Mike and Glenda Carmichael of Alexandria have been married a long time, but they still have a ball. In fact, they’ve had this ball for nearly 40 years. A paintball, that is.
You’ve probably seen or heard about it, but as a TV reporter, I will soon have the honor of covering this story again. And covering is exactly the right word.
It all started in 1977 when Mike and his 3-year-old son, Michael Jr., painted a baseball that was sitting on a shelf in their garage. Mike thought it would be a fun pastime for his family to continually repaint the ball to see just how big it could get.
Fast-forward four decades and almost (key word: almost) 25,000 coats of paint later, and we now have a 4,500-pound sphere of paint so big it sits (hangs, really) in a nearby barn. Yikes! And there is no end (of circumference) in sight. How big is it? Well, as you will learn by the end of this column you will be able to see it … and then you’ll believe it.
When I first did the story on TV in the ’90s, Mike’s venture was a mere roadside oddity, and to know about it you really did have to pass by his little rural road in Madison County. After the segment aired, everything snowballed, er … paint-balled. Since then, Mike has been featured on numerous national travel shows, “CBS This Morning” and a page in “Ripley’s Believe It or Not.” And, of course, “The Guinness Book of World Records.”
But now with Facebook and Twitter, the word — and the paint — have really spread. “I’ve had people drive all the way from Canada just to paint the ball,” says Mike, whose detailed records show painters from almost every state. Also logged are the different colors in each layer (there are 20 choices) and the name of each person. “Sometimes an entire family wants to paint the ball,” says Mike. “It’s cheaper than a day at Disney World.”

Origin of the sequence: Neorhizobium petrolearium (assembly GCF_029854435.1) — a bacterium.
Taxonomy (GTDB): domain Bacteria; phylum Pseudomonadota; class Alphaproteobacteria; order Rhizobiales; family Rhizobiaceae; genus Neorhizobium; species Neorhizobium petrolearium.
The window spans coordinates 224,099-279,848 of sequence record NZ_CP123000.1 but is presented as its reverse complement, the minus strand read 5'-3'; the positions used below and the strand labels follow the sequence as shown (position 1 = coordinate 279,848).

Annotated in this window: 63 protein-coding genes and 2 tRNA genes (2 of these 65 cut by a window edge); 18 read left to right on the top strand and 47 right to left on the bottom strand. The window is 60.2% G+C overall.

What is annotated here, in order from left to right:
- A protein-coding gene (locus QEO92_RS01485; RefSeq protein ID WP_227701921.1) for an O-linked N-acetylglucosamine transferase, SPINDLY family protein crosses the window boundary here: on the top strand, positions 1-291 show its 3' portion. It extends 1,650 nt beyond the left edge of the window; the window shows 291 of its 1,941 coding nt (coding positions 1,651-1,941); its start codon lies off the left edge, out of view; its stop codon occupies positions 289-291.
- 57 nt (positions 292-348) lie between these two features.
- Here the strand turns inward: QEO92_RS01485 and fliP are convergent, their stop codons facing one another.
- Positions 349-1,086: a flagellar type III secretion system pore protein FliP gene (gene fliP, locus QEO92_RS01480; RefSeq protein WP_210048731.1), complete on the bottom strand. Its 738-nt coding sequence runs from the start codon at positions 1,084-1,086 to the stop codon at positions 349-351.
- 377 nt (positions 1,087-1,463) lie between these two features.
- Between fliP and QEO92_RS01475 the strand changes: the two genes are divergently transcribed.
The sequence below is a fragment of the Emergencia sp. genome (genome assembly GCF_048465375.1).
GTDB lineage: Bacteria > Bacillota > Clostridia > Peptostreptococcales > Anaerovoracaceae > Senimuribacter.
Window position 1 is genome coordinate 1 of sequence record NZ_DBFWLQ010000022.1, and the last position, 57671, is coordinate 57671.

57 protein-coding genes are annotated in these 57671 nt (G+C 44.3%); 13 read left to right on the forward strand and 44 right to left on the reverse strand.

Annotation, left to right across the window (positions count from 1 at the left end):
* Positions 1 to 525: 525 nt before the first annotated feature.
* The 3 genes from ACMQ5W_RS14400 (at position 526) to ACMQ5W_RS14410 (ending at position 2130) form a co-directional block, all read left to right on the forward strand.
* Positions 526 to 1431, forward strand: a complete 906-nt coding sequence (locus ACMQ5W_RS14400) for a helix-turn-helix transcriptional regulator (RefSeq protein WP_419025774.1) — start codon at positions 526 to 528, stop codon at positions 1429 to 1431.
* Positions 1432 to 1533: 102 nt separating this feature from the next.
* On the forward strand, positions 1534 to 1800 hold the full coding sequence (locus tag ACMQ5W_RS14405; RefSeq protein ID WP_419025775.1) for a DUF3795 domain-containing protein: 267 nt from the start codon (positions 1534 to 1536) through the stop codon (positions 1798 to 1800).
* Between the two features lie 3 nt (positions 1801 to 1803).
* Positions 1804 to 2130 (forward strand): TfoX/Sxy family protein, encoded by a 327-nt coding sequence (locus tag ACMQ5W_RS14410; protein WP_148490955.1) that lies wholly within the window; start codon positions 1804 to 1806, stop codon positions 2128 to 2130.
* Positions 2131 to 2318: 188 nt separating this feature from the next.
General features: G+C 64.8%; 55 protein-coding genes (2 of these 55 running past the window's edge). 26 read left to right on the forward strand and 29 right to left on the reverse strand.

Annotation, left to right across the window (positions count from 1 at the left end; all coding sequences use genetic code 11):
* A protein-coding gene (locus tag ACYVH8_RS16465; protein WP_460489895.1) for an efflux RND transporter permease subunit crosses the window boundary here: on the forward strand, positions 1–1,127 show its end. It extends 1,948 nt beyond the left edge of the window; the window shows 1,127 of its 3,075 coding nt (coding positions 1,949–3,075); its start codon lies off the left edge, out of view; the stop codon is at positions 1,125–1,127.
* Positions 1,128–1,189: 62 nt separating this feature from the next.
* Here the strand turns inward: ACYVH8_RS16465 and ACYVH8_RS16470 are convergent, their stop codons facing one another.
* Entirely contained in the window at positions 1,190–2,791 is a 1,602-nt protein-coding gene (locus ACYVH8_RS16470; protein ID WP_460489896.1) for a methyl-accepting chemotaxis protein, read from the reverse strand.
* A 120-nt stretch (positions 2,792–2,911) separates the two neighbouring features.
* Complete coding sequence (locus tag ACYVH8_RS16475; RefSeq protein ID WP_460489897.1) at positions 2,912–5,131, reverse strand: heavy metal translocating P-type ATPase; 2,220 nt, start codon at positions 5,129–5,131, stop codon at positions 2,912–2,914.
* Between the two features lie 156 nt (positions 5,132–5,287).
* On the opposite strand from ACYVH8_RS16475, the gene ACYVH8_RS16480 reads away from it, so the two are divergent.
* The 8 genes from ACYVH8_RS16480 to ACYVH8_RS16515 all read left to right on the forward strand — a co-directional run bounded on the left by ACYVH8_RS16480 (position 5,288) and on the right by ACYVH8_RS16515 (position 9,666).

Mike’s wife, Glenda, is responsible for more than 8,000 paint coats, a feat for which she is openly proud. “It’s more fun than vacuuming, and you feel like you have accomplished something.” You have?
There have been celebrity painters, as well. The Oakridge Boys put on a couple of coats along with Bill and Gloria Gaither, and they all sang a few tunes in the process. That process, by the way, takes about 10 minutes if you go it alone, but many families, each member equipped with his or her own provided roller, can knock off a coat in just a couple of minutes. To ensure that no one “misses a spot,” there is a mirror under the ball to see those hard-to-reach places. The ball is not a perfect sphere. “In fact,” admits Mike, “it’s kind of lumpy.”
To paint the ball, Mike asks that you make an appointment, but he has welcomed a few unannounced visitors. “It’s hard to turn down someone who’s travelled hundreds of miles just to get a photo of themselves panting the ball.”
On the morning of Jan. 23 on WISH-TV’s Daybreak, I will be painting the 25,000th coat. How interesting will that be? About as interesting as watching paint dry.